Several Grom strikes with dozens of Molniya coordinated actions are able to clear the way for heavy planes, destroying the enemy's anti-aircraft systems, which would have become unguided and blind. After that, the main air forces – manned aircraft and heavy UAVs such as Okhotnik (aka Sukhoi S-70) – will enter the fray. This is a very realistic scenario for a future drone attack.


So far, Grom exists only as a mock-up and a concept. Its conceptual development began only in the summer 2021, and it can be assumed that in 2022–2023 works on the strike drone will reach the stage of technical design, and by 2025 we might see the first prototype of the new drone in the air. Predicting the future is an ungrateful task, but it may well happen that with increased interest from the customer – the Russian Ministry of Defense – the project will be implemented in a short time frame.

It will probably take two to three years for comprehensive testing and pilot operation of the new type of equipment. Not only tactics of the drones themselves will have to be practiced, but also coordination of joint combat operations with a swarm of small Molniya drones, as well as with other drones and manned aircraft. Currently, no other army in the world has such an experience. Not only control systems, but also fully automated modes of operation of mini drones will have to be developed and worked out. It is the autonomy that ensures the speed of technology. In an instantly changing environment, a human operator will lose to artificial intelligence in decision-making speed.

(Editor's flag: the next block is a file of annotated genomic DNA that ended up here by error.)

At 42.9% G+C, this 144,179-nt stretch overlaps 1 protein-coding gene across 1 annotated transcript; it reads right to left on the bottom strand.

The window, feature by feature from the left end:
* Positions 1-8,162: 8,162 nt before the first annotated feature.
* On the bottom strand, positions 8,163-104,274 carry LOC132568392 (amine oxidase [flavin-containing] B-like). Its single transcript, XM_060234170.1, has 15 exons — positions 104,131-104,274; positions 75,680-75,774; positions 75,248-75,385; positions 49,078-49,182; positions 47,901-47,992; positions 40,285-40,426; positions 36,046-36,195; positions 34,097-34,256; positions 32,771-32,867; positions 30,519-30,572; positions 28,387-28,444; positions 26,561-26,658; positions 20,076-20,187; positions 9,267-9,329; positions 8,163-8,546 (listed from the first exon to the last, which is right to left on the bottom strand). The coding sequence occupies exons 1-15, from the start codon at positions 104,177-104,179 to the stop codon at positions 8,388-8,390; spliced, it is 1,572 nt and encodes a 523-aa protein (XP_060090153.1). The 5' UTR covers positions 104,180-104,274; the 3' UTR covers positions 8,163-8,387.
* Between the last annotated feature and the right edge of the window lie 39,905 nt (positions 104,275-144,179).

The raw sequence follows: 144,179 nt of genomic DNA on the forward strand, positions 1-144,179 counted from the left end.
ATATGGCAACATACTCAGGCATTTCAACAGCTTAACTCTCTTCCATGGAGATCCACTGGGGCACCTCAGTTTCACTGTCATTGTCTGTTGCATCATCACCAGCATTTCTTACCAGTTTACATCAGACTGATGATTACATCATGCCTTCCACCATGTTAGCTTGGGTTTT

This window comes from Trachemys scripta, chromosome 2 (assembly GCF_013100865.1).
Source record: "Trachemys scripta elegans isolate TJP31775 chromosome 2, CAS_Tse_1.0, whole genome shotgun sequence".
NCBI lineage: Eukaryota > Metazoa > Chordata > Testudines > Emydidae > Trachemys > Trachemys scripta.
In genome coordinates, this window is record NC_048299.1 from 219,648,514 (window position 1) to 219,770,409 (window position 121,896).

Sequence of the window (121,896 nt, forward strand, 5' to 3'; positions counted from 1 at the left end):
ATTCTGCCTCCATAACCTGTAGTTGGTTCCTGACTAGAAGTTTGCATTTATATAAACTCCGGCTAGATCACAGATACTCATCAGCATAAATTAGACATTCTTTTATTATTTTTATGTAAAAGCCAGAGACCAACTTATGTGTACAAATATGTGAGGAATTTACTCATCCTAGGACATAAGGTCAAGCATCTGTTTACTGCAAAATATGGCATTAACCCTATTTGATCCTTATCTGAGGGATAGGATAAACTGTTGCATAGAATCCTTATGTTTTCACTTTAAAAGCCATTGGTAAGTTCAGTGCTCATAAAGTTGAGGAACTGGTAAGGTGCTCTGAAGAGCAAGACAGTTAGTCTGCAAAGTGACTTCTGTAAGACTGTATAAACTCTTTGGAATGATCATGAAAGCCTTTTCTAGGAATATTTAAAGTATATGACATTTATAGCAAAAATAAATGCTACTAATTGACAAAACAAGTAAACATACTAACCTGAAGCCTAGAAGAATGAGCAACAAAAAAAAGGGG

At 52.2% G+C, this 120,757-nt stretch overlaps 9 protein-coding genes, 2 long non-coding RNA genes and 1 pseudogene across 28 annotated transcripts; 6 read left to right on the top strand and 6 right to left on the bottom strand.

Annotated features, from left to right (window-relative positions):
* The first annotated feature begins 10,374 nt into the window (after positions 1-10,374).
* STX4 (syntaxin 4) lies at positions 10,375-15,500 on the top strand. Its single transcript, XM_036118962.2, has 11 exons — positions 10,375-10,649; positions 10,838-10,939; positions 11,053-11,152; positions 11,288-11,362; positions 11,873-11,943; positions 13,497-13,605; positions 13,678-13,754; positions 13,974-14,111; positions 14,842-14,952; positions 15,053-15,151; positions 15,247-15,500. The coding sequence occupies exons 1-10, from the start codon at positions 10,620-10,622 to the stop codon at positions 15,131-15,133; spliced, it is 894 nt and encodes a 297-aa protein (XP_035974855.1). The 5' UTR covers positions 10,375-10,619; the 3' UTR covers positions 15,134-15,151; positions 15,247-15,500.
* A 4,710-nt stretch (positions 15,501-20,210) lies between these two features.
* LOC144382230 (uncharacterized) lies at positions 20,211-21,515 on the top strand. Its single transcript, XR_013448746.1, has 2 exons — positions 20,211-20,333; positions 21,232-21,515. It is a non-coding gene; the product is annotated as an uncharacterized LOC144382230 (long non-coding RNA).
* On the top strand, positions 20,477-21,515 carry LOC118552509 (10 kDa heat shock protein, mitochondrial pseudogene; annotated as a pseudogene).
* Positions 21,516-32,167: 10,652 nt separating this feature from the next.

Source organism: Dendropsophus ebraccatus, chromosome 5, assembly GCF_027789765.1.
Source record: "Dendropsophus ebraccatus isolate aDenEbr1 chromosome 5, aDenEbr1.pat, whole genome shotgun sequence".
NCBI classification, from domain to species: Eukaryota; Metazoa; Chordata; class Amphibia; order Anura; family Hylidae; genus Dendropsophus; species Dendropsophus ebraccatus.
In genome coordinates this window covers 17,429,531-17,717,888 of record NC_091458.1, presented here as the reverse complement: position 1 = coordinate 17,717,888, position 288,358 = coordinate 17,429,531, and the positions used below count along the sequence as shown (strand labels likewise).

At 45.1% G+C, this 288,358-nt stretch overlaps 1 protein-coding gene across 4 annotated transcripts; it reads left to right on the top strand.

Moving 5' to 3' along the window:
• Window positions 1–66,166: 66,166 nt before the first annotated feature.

It is assumed that the Grom will be used in conjunction with manned fighters Su-35, Su-57 and bombers Su-34 and provide suppression of enemy air defense. Probably, there will be specialized modifications of the Grom, such as with jamming and electronic warfare. Information exchange between all manned and unmanned aerial vehicles is also likely to be possible. This is the main feature of the future air warfare: network-centricity and unified information space will ensure victory in impending high-tech conflicts.

Author: Dmitry Kornev
©New Defence Order. Strategy  №1 (72) 2022